Adjective clauses are a really important part of the English language, and mastering them can boost your IELTS writing score, improve your speaking accuracy, and even help improve your reading comprehension.
What are Adjective Clauses?
Adjective clauses are dependent clauses which add detail to a sentence by functioning as adjectives. Like regular adjectives, they modify nouns. They are usually placed right after the noun which they describe.
They are often referred to as “relative clauses” because they begin with relative pronouns or relative adverbs such as:
How does it Work?
Generally, an adjective clause will follow one of these patterns:
- Relative pronoun/adverb + subject + verb
- Relative pronoun (as subject) + verb
As a dependent clause, it needs to have both a subject (even if, as in #2, the subject is a relative pronoun) and a verb. It should modify a noun by adding extra information about it, being placed as close as possible to the noun. To understand what it means to “modify” the noun, think about questions that may be asked: Who? What? Where? When? How? etc
Here are some examples:
- Carol felt manipulated by her poodle, whose big, black eyes pleaded for another snack.
- Constantly talking with food in her mouth is one reason why John cannot stand sitting near his sister.
- Jane’s two dogs competed for the ball that bounced across the patio.
- Laughter came from Susan, who hiccupped for the next two hours.
What do the Relative Pronouns Mean?
Who – people as subject of clause
- The woman who teaches in the chemistry department is my mentor.
Whom – people as objects or objects of preposition
- John, whom I’ve known since primary school, is my closest friend.
- The boy of whom we’re discussing is from Slovakia.
Which, that – things or animals
- The computer that I bought was very cheap.
- The dog which we adopted has settled into our family.
Whose – denotes ownership or possession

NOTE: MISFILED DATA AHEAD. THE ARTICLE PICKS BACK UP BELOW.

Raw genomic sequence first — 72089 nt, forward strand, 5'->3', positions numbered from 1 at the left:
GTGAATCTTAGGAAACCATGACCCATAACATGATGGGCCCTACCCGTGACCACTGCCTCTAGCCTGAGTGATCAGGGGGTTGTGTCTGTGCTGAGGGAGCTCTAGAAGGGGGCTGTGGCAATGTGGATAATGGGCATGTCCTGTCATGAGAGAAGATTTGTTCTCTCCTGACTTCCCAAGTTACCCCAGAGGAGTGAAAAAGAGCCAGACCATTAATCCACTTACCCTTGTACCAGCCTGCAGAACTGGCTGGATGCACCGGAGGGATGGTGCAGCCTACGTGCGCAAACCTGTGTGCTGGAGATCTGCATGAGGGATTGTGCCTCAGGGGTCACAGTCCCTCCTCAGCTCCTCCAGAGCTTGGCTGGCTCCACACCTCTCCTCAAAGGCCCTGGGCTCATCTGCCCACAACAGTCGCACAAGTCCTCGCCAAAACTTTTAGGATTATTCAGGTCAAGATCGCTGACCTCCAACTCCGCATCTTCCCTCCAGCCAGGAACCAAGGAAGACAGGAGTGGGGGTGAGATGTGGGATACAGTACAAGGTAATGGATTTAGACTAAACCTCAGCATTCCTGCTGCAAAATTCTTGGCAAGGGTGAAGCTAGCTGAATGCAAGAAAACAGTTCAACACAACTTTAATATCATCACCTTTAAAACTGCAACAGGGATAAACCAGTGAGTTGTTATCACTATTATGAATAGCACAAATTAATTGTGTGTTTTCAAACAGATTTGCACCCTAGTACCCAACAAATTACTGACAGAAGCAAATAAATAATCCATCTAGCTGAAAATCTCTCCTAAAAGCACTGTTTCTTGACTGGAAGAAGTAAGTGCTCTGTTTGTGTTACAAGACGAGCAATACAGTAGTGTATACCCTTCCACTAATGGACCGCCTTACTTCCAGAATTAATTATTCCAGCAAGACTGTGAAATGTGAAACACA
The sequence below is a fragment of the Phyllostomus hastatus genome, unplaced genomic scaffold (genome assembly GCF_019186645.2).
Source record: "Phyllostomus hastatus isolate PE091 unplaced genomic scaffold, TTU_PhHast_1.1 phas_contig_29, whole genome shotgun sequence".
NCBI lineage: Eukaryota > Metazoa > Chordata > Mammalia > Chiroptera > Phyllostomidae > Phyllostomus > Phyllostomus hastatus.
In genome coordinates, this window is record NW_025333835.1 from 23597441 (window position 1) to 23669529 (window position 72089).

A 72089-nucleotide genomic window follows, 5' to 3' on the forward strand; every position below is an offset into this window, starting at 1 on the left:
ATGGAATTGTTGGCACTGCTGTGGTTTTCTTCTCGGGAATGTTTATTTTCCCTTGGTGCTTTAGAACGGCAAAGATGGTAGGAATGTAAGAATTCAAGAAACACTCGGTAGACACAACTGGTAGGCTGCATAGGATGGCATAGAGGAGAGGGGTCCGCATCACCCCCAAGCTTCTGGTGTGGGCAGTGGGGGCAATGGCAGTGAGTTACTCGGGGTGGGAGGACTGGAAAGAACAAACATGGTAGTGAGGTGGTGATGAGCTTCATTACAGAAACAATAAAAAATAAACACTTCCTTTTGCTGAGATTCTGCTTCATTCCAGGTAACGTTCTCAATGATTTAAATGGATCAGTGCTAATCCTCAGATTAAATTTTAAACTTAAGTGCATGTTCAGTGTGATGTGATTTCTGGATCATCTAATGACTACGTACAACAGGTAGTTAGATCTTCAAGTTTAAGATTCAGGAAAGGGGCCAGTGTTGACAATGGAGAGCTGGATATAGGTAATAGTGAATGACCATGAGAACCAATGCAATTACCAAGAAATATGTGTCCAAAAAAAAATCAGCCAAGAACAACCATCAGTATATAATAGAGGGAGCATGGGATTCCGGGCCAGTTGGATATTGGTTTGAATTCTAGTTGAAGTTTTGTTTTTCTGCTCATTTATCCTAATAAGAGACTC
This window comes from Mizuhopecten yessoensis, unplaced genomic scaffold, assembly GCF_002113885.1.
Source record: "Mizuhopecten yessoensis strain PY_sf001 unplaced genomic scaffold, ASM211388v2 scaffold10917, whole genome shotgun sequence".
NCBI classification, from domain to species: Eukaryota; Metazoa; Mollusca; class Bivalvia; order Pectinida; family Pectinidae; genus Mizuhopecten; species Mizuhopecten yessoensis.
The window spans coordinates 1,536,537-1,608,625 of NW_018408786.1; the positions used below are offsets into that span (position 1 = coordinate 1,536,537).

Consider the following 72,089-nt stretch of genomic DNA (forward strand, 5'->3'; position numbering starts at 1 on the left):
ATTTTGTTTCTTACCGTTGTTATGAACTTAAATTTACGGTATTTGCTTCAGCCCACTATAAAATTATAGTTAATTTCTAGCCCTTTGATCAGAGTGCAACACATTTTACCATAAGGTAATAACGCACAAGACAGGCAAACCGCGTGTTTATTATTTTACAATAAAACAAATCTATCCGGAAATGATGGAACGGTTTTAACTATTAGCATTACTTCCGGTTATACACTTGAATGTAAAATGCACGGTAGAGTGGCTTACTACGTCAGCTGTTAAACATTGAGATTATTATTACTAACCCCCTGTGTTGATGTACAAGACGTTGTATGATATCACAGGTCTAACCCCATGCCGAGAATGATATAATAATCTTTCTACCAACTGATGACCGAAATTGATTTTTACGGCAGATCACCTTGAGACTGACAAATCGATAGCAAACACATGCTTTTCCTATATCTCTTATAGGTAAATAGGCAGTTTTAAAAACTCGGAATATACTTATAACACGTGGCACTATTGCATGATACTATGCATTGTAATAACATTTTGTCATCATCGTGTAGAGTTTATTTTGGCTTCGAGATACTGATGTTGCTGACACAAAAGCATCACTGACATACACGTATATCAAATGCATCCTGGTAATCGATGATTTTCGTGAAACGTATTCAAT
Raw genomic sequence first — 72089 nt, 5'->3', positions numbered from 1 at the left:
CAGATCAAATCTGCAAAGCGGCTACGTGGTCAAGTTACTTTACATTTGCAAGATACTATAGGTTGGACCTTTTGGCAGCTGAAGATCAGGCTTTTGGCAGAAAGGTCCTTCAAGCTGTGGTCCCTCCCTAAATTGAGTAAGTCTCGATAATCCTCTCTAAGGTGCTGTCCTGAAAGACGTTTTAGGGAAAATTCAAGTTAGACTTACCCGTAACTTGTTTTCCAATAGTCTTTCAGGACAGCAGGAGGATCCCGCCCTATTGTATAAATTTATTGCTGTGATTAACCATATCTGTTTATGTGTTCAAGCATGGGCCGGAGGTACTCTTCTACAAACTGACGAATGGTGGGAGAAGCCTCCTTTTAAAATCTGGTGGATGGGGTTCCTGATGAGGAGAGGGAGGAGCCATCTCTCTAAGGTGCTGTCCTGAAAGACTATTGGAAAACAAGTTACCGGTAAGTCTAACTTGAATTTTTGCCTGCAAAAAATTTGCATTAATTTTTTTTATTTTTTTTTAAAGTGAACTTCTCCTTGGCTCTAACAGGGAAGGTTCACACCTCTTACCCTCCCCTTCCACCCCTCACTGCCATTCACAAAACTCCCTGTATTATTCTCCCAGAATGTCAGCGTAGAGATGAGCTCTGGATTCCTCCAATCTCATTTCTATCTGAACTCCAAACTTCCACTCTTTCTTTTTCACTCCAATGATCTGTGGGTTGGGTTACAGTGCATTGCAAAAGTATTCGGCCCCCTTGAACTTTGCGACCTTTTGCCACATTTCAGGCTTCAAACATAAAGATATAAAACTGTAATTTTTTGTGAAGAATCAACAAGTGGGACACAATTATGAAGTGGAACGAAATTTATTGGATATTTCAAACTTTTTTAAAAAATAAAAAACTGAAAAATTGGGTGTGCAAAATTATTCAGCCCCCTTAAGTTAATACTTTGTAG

- The girl whose father is watching from the stands is winning the race.
When – used to show the time (can sometimes be omitted)
- I’ll never forget the time when I first met her.
- I’ll never forget the time I first met her.
Where – marks place (can be omitted, but must be replaced by a preposition)
- The school where he teaches is very old.
- The school he teaches in is very old.
Why – shows a reason (can also be omitted)
- No one knows the reason why he skips school.
- No one knows the reason he skips school.
Commas often seem confusing, but they’re really not hard to understand. (Check out our article on correct punctuation for IELTS writing.) When it comes to adjective clauses, you need to consider the exact meaning of the sentence before you use a comma. Incorrect comma use can change the whole meaning!
Ask yourself if the information in the adjective clause is essential to understanding the noun, or if it is just extra information. If it is essential, then we call this an essential clause. If it is purely extra information to add more interest or flavor to the sentence, then it is a non-essential clause.
Essential clauses are not surrounded by commas:
- The girl that spoke to us earlier is my sister.
- This is essential because otherwise we don’t know which girl.
- The house where I grew up is near here.
- This is essential because otherwise we don’t know which house.
Non-essential clauses require commas around them:
- Fran, who really likes dogs, is getting a puppy this weekend.
- The information in the clause is interesting but not necessary to understand the sentence.
- My cat, who’s always begging me for more food, is getting really fat.
- Again, the information is relevant, but it is not essential to understanding the main clause.